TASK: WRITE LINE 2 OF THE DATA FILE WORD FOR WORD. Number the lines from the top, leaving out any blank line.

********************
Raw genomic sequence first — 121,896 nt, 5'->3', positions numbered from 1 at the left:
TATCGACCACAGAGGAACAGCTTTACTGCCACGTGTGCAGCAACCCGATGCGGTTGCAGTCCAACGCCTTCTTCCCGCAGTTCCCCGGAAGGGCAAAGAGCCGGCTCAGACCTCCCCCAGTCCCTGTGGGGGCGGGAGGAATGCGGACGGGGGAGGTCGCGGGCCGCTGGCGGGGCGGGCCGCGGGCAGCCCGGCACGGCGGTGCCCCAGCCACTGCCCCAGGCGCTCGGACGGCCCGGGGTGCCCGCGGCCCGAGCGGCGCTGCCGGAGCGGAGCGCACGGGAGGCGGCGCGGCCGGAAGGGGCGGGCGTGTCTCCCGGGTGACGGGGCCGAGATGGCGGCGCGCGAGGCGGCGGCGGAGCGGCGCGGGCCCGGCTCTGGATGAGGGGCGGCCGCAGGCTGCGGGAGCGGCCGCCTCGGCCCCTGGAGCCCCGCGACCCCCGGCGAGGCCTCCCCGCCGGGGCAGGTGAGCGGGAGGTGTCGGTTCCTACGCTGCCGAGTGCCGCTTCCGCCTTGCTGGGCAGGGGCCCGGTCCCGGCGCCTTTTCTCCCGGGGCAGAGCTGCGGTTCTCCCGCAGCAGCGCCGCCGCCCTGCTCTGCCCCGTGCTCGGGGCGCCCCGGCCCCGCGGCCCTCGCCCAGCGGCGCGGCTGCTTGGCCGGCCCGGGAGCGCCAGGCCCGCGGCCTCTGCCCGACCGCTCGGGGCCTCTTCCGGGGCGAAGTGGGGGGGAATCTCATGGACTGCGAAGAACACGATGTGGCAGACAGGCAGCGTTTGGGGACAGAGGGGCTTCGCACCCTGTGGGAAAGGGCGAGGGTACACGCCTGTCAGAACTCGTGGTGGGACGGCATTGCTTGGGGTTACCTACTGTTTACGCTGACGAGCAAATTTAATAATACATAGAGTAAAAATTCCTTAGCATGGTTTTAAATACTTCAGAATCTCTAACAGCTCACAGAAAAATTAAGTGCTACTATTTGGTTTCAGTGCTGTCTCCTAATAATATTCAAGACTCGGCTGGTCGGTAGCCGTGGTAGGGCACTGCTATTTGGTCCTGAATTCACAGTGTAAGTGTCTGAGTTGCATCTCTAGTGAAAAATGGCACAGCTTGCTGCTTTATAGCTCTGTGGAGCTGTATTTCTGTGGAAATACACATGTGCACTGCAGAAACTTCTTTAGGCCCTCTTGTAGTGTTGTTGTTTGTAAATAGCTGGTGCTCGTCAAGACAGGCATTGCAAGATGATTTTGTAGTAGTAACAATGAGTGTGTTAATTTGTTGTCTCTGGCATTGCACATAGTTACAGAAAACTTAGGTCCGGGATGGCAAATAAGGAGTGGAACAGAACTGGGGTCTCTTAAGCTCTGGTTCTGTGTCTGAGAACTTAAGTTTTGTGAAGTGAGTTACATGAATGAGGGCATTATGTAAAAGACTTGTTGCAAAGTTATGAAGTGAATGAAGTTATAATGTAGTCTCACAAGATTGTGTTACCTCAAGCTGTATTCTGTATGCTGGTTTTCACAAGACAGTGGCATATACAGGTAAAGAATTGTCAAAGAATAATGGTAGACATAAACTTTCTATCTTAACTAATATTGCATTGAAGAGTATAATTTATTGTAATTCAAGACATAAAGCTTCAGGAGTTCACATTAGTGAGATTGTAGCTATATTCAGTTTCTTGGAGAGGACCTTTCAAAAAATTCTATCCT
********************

TATCGACCACAGAGGAACAGCTTTACTGCCACGTGTGCAGCAACCCGATGCGGTTGCAGTCCAACGCCTTCTTCCCGCAGTTCCCCGGAAGGGCAAAGAGCCGGCTCAGACCTCCCCCAGTCCCTGTGGGGGCGGGAGGAATGCGGACGGGGGAGGTCGCGGGCCGCTGGCGGGGCGGGCCGCGGGCAGCCCGGCACGGCGGTGCCCCAGCCACTGCCCCAGGCGCTCGGACGGCCCGGGGTGCCCGCGGCCCGAGCGGCGCTGCCGGAGCGGAGCGCACGGGAGGCGGCGCGGCCGGAAGGGGCGGGCGTGTCTCCCGGGTGACGGGGCCGAGATGGCGGCGCGCGAGGCGGCGGCGGAGCGGCGCGGGCCCGGCTCTGGATGAGGGGCGGCCGCAGGCTGCGGGAGCGGCCGCCTCGGCCCCTGGAGCCCCGCGACCCCCGGCGAGGCCTCCCCGCCGGGGCAGGTGAGCGGGAGGTGTCGGTTCCTACGCTGCCGAGTGCCGCTTCCGCCTTGCTGGGCAGGGGCCCGGTCCCGGCGCCTTTTCTCCCGGGGCAGAGCTGCGGTTCTCCCGCAGCAGCGCCGCCGCCCTGCTCTGCCCCGTGCTCGGGGCGCCCCGGCCCCGCGGCCCTCGCCCAGCGGCGCGGCTGCTTGGCCGGCCCGGGAGCGCCAGGCCCGCGGCCTCTGCCCGACCGCTCGGGGCCTCTTCCGGGGCGAAGTGGGGGGGAATCTCATGGACTGCGAAGAACACGATGTGGCAGACAGGCAGCGTTTGGGGACAGAGGGGCTTCGCACCCTGTGGGAAAGGGCGAGGGTACACGCCTGTCAGAACTCGTGGTGGGACGGCATTGCTTGGGGTTACCTACTGTTTACGCTGACGAGCAAATTTAATAATACATAGAGTAAAAATTCCTTAGCATGGTTTTAAATACTTCAGAATCTCTAACAGCTCACAGAAAAATTAAGTGCTACTATTTGGTTTCAGTGCTGTCTCCTAATAATATTCAAGACTCGGCTGGTCGGTAGCCGTGGTAGGGCACTGCTATTTGGTCCTGAATTCACAGTGTAAGTGTCTGAGTTGCATCTCTAGTGAAAAATGGCACAGCTTGCTGCTTTATAGCTCTGTGGAGCTGTATTTCTGTGGAAATACACATGTGCACTGCAGAAACTTCTTTAGGCCCTCTTGTAGTGTTGTTGTTTGTAAATAGCTGGTGCTCGTCAAGACAGGCATTGCAAGATGATTTTGTAGTAGTAACAATGAGTGTGTTAATTTGTTGTCTCTGGCATTGCACATAGTTACAGAAAACTTAGGTCCGGGATGGCAAATAAGGAGTGGAACAGAACTGGGGTCTCTTAAGCTCTGGTTCTGTGTCTGAGAACTTAAGTTTTGTGAAGTGAGTTACATGAATGAGGGCATTATGTAAAAGACTTGTTGCAAAGTTATGAAGTGAATGAAGTTATAATGTAGTCTCACAAGATTGTGTTACCTCAAGCTGTATTCTGTATGCTGGTTTTCACAAGACAGTGGCATATACAGGTAAAGAATTGTCAAAGAATAATGGTAGACATAAACTTTCTATCTTAACTAATATTGCATTGAAGAGTATAATTTATTGTAATTCAAGACATAAAGCTTCAGGAGTTCACATTAGTGAGATTGTAGCTATATTCAGTTTCTTGGAGAGGACCTTTCAAAAAATTCTATCCT